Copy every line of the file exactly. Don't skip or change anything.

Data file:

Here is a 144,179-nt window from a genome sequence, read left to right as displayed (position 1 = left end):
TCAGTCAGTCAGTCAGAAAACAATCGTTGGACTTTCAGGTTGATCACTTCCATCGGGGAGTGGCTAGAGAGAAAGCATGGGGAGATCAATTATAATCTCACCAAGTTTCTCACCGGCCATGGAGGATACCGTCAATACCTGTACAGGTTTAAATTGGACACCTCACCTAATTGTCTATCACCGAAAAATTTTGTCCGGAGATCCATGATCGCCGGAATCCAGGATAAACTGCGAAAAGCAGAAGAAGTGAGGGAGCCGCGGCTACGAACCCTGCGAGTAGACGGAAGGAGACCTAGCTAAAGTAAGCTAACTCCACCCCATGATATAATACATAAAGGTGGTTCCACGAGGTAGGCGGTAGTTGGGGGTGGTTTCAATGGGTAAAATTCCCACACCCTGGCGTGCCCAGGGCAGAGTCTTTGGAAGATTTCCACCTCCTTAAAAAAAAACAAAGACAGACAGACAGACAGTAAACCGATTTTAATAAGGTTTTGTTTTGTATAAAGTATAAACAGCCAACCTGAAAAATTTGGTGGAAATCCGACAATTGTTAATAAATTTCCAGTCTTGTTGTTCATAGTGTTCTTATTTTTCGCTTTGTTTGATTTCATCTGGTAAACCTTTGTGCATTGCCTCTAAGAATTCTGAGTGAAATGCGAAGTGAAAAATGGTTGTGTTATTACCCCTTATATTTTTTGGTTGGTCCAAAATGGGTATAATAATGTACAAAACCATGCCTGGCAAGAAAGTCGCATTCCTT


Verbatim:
Here is a 144,179-nt window from a genome sequence, read left to right as displayed (position 1 = left end):
TCAGTCAGTCAGTCAGAAAACAATCGTTGGACTTTCAGGTTGATCACTTCCATCGGGGAGTGGCTAGAGAGAAAGCATGGGGAGATCAATTATAATCTCACCAAGTTTCTCACCGGCCATGGAGGATACCGTCAATACCTGTACAGGTTTAAATTGGACACCTCACCTAATTGTCTATCACCGAAAAATTTTGTCCGGAGATCCATGATCGCCGGAATCCAGGATAAACTGCGAAAAGCAGAAGAAGTGAGGGAGCCGCGGCTACGAACCCTGCGAGTAGACGGAAGGAGACCTAGCTAAAGTAAGCTAACTCCACCCCATGATATAATACATAAAGGTGGTTCCACGAGGTAGGCGGTAGTTGGGGGTGGTTTCAATGGGTAAAATTCCCACACCCTGGCGTGCCCAGGGCAGAGTCTTTGGAAGATTTCCACCTCCTTAAAAAAAAACAAAGACAGACAGACAGACAGTAAACCGATTTTAATAAGGTTTTGTTTTGTATAAAGTATAAACAGCCAACCTGAAAAATTTGGTGGAAATCCGACAATTGTTAATAAATTTCCAGTCTTGTTGTTCATAGTGTTCTTATTTTTCGCTTTGTTTGATTTCATCTGGTAAACCTTTGTGCATTGCCTCTAAGAATTCTGAGTGAAATGCGAAGTGAAAAATGGTTGTGTTATTACCCCTTATATTTTTTGGTTGGTCCAAAATGGGTATAATAATGTACAAAACCATGCCTGGCAAGAAAGTCGCATTCCTT